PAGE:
Maximising Returns From Declining Fields Using Underbalanced CTD
A recent project in the Texas Panhandle shows how the latest technologies and collaborative working offer an exciting way forward for the industry. By Adam Miszewski, Global Operations Manager at AnTech Ltd.
As the industry matures, maximising the value that can be captured from known reserves is more important than ever. However, in declining fields, both operational and cost effectiveness need to be exemplary if production levels are to return a viable profit.
There is much to be said for marginal gains – the practice of making the tiniest of tweaks that, when added together, deliver a significant improvement on standard ways of working. But approaching a project from a completely new angle can also deliver the required results. This was demonstrated in a project in the Texas Panhandle where new technologies and new ways of working delivered increased production rates at reduced cost when compared to traditional methods.
The project was a two well re-entry campaign in the Texas Panhandle. It was part of a wider campaign to intercept fractures and access untapped reserves to boost production and revitalise a field that had not been producing for many years.
The two wells were primarily gas producers, with condensate and water also being produced. Both wells were to be drilled underbalanced to reduce formation damage and to avoid significant impact on subsequent production.
Underbalanced Coiled Tubing Drilling (UBCTD) was seen as the best way to drill the reservoir because it provides continuous stable underbalanced bottom hole pressure, as well as fast, safe and effective operation with two phase drilling fluids.
Figure 1: The interaction of service companies for the UBCTD campaign in the Texas Panhandle.
In the early stages of the project, it was decided that wellsite data acquisition, offsite support for data analysis and information from downhole sensors would be aggregated and shared with all parties in real time.
Doing this would mean all parties would always have a complete, real time picture of what was happening on the wellsite, enabling rapid decision-making.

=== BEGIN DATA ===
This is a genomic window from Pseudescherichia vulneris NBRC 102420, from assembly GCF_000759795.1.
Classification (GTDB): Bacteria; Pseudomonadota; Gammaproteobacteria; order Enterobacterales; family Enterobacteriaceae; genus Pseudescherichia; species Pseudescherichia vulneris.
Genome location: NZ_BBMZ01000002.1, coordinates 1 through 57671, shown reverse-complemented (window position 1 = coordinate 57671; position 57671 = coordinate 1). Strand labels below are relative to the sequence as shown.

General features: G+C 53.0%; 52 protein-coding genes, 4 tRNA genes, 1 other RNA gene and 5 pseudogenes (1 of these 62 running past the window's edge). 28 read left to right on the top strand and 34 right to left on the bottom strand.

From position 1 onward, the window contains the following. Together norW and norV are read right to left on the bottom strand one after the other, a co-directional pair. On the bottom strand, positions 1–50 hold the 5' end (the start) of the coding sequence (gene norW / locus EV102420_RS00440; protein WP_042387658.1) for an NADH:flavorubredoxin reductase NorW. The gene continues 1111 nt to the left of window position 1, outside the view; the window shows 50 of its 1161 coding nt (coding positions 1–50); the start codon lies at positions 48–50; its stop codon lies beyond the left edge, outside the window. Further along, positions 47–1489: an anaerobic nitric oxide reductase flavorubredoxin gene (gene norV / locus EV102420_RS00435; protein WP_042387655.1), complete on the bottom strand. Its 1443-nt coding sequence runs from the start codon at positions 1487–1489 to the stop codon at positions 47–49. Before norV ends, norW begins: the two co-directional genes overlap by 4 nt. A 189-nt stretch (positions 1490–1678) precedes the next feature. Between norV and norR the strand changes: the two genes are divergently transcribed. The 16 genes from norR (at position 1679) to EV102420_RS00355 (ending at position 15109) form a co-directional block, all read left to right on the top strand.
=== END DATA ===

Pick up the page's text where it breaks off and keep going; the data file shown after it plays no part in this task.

Having the data in real-time would also allow the use of RockSense, AnTech’s proprietary synthetic porosity algorithm, which distinguishes between different formations by combining downhole and surface data in real time to give an at-bit measurement of porosity.
It offers two considerable advantages over traditional geosteering techniques. First, wired telemetry has a high data rate, so multiple measurements can be made for every foot drilled and operators can gain inch-level resolution. Second, because the data delivered is representative of conditions at the bit – not 20-25ft behind it – the driller can deliver an optimally placed wellbore, with more feet drilled in the target zone.
New ways of working
To allow real time data aggregation, a much more collaborative approach than is typical, was needed.
Usually, the four principal parties in a UBCTD campaign (the directional downhole tools provider, the coiled tubing service company, the underbalanced drilling fluids package and the operator) each uses their own data acquisition system. In this scenario, an incomplete picture is available to any party at any given time and there are delays in decision making while data from the other parties is requested, collated and analysed.
In this project, AnTech, the directional service provider, took on the role of aggregating the data. In advance of arriving at the wellsite, they provided the conversion kit to convert the rig to e-line (slip ring collector, collector bulkhead) and enable the CT unit to run e-coil. AnTech also provided pre-job engineering, pre-job project management, and the downhole equipment. Halliburton provided the CT unit and pumps, ADA provided the fluids separation package and Blade Energy Partners provided pre-job engineering and wellsite supervision/project management on-site. (See Figure 1.)